Put in another context, raising the full retirement age is nothing more than a benefit cut on future retirees. As noted, these retirees would have to either wait longer to receive their full payout, or they'd be required to accept a steeper reduction to their monthly payout if they claimed early. A reduction in lifetime benefits wouldn't sit well with the low- and middle-income workers who are going to be reliant on Social Security in some capacity in say 20, 30, or 40 years. Let's not forget that this is a program designed first and foremost to protect low-income seniors, and raising the retirement age could compromise that purpose.
3. Democrats believe they have the better plan
Finally, don't discount political hubris. Just as Republicans believe that raising the full retirement age and counteracting increased longevity is the logical solution to Social Security's woes, the Democrats believe that raising or eliminating the maximum taxable earnings cap on the wealthy and raising additional revenue is the smarter move. Since both of these solutions work, neither party has any particular incentive to back down and find a middle-ground with the opposition.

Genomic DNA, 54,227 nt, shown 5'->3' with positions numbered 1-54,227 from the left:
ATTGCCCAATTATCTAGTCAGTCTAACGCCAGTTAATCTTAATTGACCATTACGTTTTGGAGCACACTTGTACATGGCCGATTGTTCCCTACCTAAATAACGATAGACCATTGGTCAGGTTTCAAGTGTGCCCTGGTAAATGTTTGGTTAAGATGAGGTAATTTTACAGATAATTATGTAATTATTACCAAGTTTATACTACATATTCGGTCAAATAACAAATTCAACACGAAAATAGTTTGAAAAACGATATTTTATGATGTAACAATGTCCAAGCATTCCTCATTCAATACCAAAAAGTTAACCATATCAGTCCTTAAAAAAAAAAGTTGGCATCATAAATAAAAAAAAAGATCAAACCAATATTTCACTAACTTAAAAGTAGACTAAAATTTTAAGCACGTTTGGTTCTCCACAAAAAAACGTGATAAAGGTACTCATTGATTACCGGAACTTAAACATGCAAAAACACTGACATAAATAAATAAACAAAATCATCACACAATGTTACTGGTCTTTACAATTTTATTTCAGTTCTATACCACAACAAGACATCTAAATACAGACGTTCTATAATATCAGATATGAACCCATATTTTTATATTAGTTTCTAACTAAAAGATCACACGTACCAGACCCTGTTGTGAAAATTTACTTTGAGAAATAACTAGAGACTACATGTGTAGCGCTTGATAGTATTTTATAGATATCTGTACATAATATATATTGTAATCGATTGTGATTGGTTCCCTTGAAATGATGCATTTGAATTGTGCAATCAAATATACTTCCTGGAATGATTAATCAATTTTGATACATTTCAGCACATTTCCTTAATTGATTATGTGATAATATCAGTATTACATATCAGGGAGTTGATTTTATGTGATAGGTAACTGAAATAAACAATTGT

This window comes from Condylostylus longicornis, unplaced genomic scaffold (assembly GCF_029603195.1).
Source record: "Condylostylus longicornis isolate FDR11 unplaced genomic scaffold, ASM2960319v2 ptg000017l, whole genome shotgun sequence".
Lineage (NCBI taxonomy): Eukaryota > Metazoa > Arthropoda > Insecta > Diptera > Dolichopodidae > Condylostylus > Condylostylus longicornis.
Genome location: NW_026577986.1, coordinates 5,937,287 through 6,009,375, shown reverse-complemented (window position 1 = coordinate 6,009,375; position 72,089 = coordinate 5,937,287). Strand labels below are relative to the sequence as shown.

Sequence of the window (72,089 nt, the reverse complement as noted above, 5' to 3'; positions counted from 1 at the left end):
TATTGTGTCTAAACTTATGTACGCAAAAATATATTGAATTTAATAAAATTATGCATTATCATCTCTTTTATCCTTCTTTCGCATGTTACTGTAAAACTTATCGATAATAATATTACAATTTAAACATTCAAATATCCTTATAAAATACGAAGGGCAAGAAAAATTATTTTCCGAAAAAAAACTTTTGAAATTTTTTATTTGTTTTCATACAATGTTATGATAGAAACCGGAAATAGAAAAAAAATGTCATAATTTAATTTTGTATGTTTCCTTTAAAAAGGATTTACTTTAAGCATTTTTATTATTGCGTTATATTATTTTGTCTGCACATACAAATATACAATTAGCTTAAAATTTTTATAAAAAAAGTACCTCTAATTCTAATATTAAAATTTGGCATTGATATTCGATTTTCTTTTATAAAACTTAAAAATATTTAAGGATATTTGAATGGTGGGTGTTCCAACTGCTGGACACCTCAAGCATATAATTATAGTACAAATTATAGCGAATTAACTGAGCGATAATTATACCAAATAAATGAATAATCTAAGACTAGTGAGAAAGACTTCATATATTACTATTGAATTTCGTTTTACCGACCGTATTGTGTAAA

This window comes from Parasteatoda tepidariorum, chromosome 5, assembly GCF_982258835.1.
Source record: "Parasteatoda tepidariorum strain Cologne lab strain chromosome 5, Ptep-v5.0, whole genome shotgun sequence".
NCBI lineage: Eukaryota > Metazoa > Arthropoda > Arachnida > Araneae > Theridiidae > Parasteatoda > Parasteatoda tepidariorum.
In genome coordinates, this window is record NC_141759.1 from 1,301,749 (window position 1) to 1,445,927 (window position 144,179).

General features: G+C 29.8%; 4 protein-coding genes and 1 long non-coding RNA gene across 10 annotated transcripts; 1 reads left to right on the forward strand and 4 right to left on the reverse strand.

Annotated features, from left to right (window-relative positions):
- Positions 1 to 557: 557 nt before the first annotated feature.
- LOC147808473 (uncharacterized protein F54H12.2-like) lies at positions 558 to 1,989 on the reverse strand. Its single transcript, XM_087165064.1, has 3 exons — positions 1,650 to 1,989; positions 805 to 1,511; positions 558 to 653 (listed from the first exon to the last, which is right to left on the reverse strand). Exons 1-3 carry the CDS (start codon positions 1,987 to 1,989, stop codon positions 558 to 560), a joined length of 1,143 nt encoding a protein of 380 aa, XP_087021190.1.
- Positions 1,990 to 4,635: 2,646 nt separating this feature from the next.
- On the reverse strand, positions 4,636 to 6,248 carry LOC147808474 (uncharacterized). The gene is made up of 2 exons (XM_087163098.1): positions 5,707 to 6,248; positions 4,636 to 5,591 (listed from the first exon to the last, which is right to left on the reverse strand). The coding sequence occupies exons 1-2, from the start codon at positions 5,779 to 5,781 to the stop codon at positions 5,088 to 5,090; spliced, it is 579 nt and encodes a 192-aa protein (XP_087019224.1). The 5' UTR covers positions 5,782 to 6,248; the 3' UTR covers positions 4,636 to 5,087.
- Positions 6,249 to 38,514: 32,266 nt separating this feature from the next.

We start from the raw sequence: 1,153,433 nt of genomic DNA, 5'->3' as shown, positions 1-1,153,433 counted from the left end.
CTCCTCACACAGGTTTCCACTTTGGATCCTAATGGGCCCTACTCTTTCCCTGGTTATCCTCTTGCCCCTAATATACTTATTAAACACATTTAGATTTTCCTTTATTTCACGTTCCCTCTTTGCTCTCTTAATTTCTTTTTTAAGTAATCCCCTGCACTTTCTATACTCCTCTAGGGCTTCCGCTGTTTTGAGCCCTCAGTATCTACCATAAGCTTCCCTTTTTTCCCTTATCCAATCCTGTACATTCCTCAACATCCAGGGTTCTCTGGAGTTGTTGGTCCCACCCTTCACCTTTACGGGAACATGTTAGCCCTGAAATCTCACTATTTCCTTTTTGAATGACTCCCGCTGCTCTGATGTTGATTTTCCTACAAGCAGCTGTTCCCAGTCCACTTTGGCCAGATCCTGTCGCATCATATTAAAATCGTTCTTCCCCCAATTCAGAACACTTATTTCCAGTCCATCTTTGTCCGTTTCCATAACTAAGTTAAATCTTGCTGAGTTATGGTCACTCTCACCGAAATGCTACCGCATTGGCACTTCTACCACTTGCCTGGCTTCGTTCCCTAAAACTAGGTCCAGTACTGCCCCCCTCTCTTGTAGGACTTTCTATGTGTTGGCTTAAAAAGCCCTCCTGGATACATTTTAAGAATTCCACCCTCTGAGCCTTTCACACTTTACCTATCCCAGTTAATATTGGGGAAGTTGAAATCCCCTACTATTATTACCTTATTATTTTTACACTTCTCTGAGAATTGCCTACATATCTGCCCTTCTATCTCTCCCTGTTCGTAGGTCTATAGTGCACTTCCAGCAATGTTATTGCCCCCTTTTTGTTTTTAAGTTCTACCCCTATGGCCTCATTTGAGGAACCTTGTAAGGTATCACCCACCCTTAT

Making matters worse, passing amendments to the Social Security Act will require 60 votes of support in the Senate. It's been four decades since either party had a supermajority in the Senate, meaning bipartisan cooperation is a must if anything is to get done. And, as pointed out earlier, bipartisan cooperation with regard to Social Security is virtually nonexistent.
At some point this will have to change; otherwise, it won't just be the wealthy or future beneficiaries that'll lose out. If political hubris keeps these parties at opposite ends of the spectrum on Social Security, everyone loses.